Our trio of Toulouse gray geese, which lives on the lake but comes up daily for corn, has been joined by a pair of large white geese, introduced by our neighbor on the other side of the lake. It took a couple of days for all concerned to sort out the new pecking order, but it now appears that Major Gander (a gray) has established dominance over Moby Gander (one of the new white geese). No cosmic significance here, but I didn't notice any missing feathers or bloody beaks, just a general agreement on the proper order of things. And this morning, the five geese were peaceably sharing the lake with a flock of cormorants, a pair of blue herons, some Mallard ducks, and a kingfisher. Wish humans could be as civilized.
I hung the hummingbird feeder at 10 a.m. yesterday, and the first hummer appeared at 10:15. Don't know if it was just a lucky guess, or an example of bird-to-human telepathy. Bought another couple of bags of bird seed--probably the last, since traffic is falling off at the feeders. I calculate that we'll feed around 600 pounds of seed this season (late November through early April), plus another 25 pounds of corn.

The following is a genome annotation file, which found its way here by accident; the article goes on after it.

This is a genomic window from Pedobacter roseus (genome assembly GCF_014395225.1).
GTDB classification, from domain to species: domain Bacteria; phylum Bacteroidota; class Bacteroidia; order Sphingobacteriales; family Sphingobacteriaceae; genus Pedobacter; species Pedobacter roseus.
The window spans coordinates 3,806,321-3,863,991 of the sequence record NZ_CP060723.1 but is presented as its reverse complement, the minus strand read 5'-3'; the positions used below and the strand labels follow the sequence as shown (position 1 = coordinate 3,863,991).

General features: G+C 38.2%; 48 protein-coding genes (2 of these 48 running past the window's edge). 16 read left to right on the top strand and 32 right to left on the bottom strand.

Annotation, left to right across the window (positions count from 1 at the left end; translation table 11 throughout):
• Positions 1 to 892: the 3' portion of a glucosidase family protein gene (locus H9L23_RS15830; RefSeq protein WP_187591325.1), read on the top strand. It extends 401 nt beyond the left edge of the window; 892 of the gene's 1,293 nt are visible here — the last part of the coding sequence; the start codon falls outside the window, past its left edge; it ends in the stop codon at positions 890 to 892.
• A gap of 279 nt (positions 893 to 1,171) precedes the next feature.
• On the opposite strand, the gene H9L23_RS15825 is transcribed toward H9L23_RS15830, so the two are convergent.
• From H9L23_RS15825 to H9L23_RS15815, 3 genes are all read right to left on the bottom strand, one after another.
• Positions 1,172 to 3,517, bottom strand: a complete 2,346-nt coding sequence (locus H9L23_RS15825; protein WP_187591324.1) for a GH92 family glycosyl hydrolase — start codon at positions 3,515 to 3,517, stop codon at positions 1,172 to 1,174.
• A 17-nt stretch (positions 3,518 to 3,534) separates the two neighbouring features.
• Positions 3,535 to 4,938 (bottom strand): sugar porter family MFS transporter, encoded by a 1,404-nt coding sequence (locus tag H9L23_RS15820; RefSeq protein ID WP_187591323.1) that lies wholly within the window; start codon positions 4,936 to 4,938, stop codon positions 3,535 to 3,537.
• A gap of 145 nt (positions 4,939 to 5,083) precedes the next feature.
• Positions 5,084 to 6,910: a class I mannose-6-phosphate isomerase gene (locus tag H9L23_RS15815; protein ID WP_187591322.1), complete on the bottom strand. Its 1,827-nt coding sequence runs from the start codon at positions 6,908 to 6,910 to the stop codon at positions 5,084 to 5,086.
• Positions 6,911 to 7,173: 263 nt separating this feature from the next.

Fiber stuff. The past several evenings, I've been knitting a "spontaneous scarf." This one is in shades of pink-lavender-gray, knitted from odd bits in my yarn stash, and easy and mindless enough that I can read while I knit--or rather, read/knit/read/knit. (Right now, I'm reading a Patricia Wentworth mystery, which I will probably always identify with this particular scarf.) Like other spinners who don't do much weaving, I have more yarn than I can use in a couple of lifetimes, so I'm on the lookout for easy ways to use it up. The scarf idea came from an article in the Winter 2002 issue of Spin-off magazine. I'll put up a photo when I can.